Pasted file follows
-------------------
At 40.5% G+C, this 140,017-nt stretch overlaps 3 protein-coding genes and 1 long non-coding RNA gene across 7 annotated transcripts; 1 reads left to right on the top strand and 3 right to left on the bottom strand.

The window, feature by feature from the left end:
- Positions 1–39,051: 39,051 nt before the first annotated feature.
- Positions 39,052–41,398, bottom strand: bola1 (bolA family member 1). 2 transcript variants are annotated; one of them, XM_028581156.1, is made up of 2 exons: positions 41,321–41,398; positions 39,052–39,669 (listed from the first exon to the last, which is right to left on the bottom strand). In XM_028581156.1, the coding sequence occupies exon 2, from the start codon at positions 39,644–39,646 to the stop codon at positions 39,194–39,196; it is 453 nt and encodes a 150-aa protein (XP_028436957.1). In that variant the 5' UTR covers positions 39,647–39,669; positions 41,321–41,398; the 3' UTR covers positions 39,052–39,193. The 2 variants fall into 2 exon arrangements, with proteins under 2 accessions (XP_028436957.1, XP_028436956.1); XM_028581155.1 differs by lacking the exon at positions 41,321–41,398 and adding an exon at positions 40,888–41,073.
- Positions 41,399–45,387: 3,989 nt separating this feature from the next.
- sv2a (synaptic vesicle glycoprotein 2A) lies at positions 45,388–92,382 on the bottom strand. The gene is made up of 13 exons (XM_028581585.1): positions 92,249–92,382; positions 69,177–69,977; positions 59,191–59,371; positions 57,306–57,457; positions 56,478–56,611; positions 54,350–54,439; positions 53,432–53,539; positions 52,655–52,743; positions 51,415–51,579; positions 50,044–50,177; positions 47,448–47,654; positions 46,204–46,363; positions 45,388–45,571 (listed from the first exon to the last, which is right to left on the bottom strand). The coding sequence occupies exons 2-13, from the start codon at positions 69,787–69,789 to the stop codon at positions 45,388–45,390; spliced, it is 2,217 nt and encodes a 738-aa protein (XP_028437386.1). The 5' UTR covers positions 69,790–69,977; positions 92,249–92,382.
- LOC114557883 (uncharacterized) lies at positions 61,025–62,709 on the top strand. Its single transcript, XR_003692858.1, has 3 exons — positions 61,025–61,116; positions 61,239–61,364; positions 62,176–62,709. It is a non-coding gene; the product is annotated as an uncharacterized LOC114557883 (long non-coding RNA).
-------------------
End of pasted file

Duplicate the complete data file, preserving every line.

At 40.5% G+C, this 140,017-nt stretch overlaps 3 protein-coding genes and 1 long non-coding RNA gene across 7 annotated transcripts; 1 reads left to right on the top strand and 3 right to left on the bottom strand.

The window, feature by feature from the left end:
- Positions 1–39,051: 39,051 nt before the first annotated feature.
- Positions 39,052–41,398, bottom strand: bola1 (bolA family member 1). 2 transcript variants are annotated; one of them, XM_028581156.1, is made up of 2 exons: positions 41,321–41,398; positions 39,052–39,669 (listed from the first exon to the last, which is right to left on the bottom strand). In XM_028581156.1, the coding sequence occupies exon 2, from the start codon at positions 39,644–39,646 to the stop codon at positions 39,194–39,196; it is 453 nt and encodes a 150-aa protein (XP_028436957.1). In that variant the 5' UTR covers positions 39,647–39,669; positions 41,321–41,398; the 3' UTR covers positions 39,052–39,193. The 2 variants fall into 2 exon arrangements, with proteins under 2 accessions (XP_028436957.1, XP_028436956.1); XM_028581155.1 differs by lacking the exon at positions 41,321–41,398 and adding an exon at positions 40,888–41,073.
- Positions 41,399–45,387: 3,989 nt separating this feature from the next.
- sv2a (synaptic vesicle glycoprotein 2A) lies at positions 45,388–92,382 on the bottom strand. The gene is made up of 13 exons (XM_028581585.1): positions 92,249–92,382; positions 69,177–69,977; positions 59,191–59,371; positions 57,306–57,457; positions 56,478–56,611; positions 54,350–54,439; positions 53,432–53,539; positions 52,655–52,743; positions 51,415–51,579; positions 50,044–50,177; positions 47,448–47,654; positions 46,204–46,363; positions 45,388–45,571 (listed from the first exon to the last, which is right to left on the bottom strand). The coding sequence occupies exons 2-13, from the start codon at positions 69,787–69,789 to the stop codon at positions 45,388–45,390; spliced, it is 2,217 nt and encodes a 738-aa protein (XP_028437386.1). The 5' UTR covers positions 69,790–69,977; positions 92,249–92,382.
- LOC114557883 (uncharacterized) lies at positions 61,025–62,709 on the top strand. Its single transcript, XR_003692858.1, has 3 exons — positions 61,025–61,116; positions 61,239–61,364; positions 62,176–62,709. It is a non-coding gene; the product is annotated as an uncharacterized LOC114557883 (long non-coding RNA).